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Friday, 10 March 2023 14:36

Call for chapter proposals for an edited volume: Translation and Neoliberalism

In today’s globalized world, the socio-political and economic conditions in most societies are
closely linked to prevailing global trends. Within this context, neoliberalism – the idea of a free
market within a deregulated economy – has dominated the world through a combination of
willing acceptance and enforcement, bringing about many fundamental changes within
multiple contemporary societies, which have in turn given rise to a plethora of studies in
different fields.

In Applied Linguistics, Block, Gray and Holborow (2012) have made some initial attempts to
conceptualize the ways in which neoliberal ideology plays out in the areas of language teaching
and language teacher education. Since then, a growing number of researchers have further
explored interlinked concepts of neoliberalism, mainly within the English Language Teaching
industry, including the discourse of neoliberalism in ELT textbooks (e.g., Copley, 2018),
neoliberalism and teacher education (e.g., Furlong, 2013), linguistic imperialism (e.g.,

Phillipson, 2013) and the commodification of English language pedagogy (e.g., Soto & Pérez-
Milans, 2018), to mention but a few.

By contrast, the online Translation Studies Bibliography (TSB) records only a handful of
English-language publications worldwide that are related to globalization in general, and
hardly any on neoliberalism and translation in particular. In his book Translation and
Globalization (2003/2013) Michael Cronin looks at the changing geography of translation
practice and offers new ways of understanding the role of translators in globalized societies
and economies. The author focuses on the part played by translation and translators in

safeguarding linguistic and cultural diversity. From a different standpoint, Bielsa (2005) makes
an attempt to understand the significance of translation in the global context, conceptualising
its analytical place in globalisation theory and its key role in articulating the global and the

Language and translation have an essential function in the production, circulation and reception
of neoliberalist texts. Not only do the socio-political and economic policies adopted in different
contexts influence the choice of texts to be translated (Richner & Olesen, 2019), but translation
practices have an impact on the communication of the discourses and narratives of
neoliberalism (Ban, 2011).

In response to the forces of globalization and also to ongoing technological advances,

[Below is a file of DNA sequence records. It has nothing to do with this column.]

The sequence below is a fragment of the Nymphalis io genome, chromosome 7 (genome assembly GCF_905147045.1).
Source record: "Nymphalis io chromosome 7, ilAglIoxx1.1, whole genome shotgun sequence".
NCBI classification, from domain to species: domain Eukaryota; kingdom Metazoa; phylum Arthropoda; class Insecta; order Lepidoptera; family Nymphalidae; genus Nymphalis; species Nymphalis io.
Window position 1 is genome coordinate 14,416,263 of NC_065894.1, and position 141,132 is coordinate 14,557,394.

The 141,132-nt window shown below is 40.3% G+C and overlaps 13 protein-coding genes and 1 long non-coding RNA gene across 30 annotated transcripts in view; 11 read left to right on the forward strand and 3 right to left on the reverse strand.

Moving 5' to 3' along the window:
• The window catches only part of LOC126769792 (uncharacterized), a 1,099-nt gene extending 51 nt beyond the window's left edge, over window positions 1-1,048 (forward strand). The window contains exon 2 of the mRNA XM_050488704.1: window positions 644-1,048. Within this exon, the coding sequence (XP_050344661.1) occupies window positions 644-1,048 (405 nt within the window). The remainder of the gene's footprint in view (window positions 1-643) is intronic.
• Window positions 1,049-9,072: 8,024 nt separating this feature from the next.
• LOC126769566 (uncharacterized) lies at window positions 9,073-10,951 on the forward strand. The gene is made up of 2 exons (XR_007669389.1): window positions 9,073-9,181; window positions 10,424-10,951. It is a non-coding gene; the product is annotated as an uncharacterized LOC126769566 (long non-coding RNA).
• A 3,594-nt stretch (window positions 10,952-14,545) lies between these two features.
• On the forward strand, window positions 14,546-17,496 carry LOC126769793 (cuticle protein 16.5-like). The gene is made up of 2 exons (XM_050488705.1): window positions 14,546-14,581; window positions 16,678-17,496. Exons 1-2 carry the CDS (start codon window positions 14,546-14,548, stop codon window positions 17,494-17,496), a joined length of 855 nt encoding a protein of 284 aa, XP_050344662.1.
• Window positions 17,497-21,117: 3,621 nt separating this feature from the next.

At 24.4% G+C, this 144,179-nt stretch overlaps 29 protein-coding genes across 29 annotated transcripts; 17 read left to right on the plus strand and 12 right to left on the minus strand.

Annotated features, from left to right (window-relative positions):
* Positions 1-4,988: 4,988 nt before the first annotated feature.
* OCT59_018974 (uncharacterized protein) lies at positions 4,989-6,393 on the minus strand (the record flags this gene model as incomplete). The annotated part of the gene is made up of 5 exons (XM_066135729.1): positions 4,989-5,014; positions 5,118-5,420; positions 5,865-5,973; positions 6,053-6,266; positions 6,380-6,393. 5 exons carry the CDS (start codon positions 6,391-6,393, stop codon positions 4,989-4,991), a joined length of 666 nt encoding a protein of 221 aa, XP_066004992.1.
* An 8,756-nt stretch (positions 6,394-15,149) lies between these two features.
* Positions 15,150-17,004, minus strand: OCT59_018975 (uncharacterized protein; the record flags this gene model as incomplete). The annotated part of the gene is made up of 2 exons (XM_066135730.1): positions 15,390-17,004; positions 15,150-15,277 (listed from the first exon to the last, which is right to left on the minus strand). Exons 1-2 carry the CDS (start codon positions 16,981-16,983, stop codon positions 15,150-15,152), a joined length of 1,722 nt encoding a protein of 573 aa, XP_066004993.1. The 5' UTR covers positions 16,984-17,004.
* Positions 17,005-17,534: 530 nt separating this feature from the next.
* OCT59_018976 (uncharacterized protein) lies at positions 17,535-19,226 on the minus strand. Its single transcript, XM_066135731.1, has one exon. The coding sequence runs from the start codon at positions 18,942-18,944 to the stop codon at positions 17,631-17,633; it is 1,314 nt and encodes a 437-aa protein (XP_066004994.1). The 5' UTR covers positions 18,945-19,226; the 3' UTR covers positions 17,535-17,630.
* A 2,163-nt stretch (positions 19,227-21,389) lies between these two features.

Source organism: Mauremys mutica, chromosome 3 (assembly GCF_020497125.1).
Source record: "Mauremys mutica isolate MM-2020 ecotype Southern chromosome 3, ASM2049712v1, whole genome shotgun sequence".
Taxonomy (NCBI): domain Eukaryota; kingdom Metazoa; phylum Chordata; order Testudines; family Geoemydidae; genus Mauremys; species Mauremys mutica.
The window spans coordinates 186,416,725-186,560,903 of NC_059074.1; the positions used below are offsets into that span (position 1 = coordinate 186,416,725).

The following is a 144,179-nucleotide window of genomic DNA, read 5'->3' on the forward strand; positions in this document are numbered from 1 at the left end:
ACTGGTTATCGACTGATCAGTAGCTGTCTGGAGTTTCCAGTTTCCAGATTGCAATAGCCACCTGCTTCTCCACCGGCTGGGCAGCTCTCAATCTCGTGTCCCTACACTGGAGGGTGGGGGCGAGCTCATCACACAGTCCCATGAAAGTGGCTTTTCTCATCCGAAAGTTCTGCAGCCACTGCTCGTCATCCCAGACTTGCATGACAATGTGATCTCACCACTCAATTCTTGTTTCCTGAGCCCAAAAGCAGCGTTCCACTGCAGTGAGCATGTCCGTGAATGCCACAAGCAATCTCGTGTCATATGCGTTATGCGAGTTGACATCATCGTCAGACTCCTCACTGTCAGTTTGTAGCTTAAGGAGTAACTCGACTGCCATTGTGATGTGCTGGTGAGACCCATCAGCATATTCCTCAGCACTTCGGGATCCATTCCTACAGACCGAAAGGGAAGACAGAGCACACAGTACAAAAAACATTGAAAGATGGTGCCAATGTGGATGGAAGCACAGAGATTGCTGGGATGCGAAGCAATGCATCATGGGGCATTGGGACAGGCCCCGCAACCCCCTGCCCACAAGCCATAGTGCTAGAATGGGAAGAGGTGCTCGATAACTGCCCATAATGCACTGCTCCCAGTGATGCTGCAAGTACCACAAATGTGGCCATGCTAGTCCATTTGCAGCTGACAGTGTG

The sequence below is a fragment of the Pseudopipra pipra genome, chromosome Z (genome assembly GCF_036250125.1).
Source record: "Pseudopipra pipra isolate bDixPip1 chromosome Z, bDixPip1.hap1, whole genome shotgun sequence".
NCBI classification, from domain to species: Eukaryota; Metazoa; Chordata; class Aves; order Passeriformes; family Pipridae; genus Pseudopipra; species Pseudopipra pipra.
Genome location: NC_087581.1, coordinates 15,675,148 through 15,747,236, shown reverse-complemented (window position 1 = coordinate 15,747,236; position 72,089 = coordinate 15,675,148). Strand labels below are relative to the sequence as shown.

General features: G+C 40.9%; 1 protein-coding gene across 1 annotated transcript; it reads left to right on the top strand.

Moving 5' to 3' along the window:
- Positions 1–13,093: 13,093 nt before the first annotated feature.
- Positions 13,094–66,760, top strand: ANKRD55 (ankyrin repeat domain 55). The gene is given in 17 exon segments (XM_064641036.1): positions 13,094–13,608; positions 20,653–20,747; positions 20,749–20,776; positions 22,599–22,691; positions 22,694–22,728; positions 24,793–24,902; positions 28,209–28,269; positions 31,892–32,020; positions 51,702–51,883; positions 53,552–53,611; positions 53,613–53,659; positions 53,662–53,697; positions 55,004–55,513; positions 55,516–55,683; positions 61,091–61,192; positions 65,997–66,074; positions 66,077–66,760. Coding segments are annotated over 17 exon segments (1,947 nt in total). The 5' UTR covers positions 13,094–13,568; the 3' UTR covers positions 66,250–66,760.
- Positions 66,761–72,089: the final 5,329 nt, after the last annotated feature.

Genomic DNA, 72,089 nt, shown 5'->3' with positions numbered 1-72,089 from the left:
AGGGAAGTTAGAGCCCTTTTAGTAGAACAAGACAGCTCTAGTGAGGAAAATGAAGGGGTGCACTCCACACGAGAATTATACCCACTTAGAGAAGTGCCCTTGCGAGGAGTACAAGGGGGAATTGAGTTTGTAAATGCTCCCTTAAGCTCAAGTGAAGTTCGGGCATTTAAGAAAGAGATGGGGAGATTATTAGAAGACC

translations of technology, electronics, financial and economic texts, subtitled and dubbed
versions of films, and other multimedia products have driven the transformation of values and
ways of thinking across linguistic and cultural borders (Tang & Gentzler, 2009). While this has
provided great opportunities for the translation market, employment conditions for translators
“have moved towards a model of freelance and contingent work, whereby they struggle with
speed and productivity demands, the unilateral imposition of technologies, and constant
downward pressure on price” (Moorkens, 2020, p.23).

To conclude, while translation studies is interdisciplinary in essence, the way in which the
political economy – and more specifically neoliberally socio-political and economically
informed factors – interact with translation has been downplayed. The aim of this volume is to
enhance our understanding of the evolving practices adopted by the translation industry and
the stakeholders in the neoliberal era and to exploit whatever concepts and methodologies can
be adopted for researching translation in the light of neoliberal tendencies existing in different

Recommended topics
Possible topics include but are not limited to the following:
• Neoliberalism and translation policies
• Neoliberalism and translator training
• Neoliberalism and translation quality
• Neoliberal discourses and narratives in translation
• Neoliberalism, technology and translation
• Neoliberalism and the translation profession

  • Translation of neoliberalism through history
    • Neoliberalism and machine translation
    • Neoliberalism and translation across time and space
    • Neoliberalism and translation in postcolonial contexts
    • Neoliberalism, translation and social inequality
    • Neoliberalism, translation and consumerism
    • Neoliberalism, translation and identity
    • Neoliberalism and the role of translators
    • Neoliberalism, translation and agency

For more information, click here

Deadline for applications: 30 April 2023

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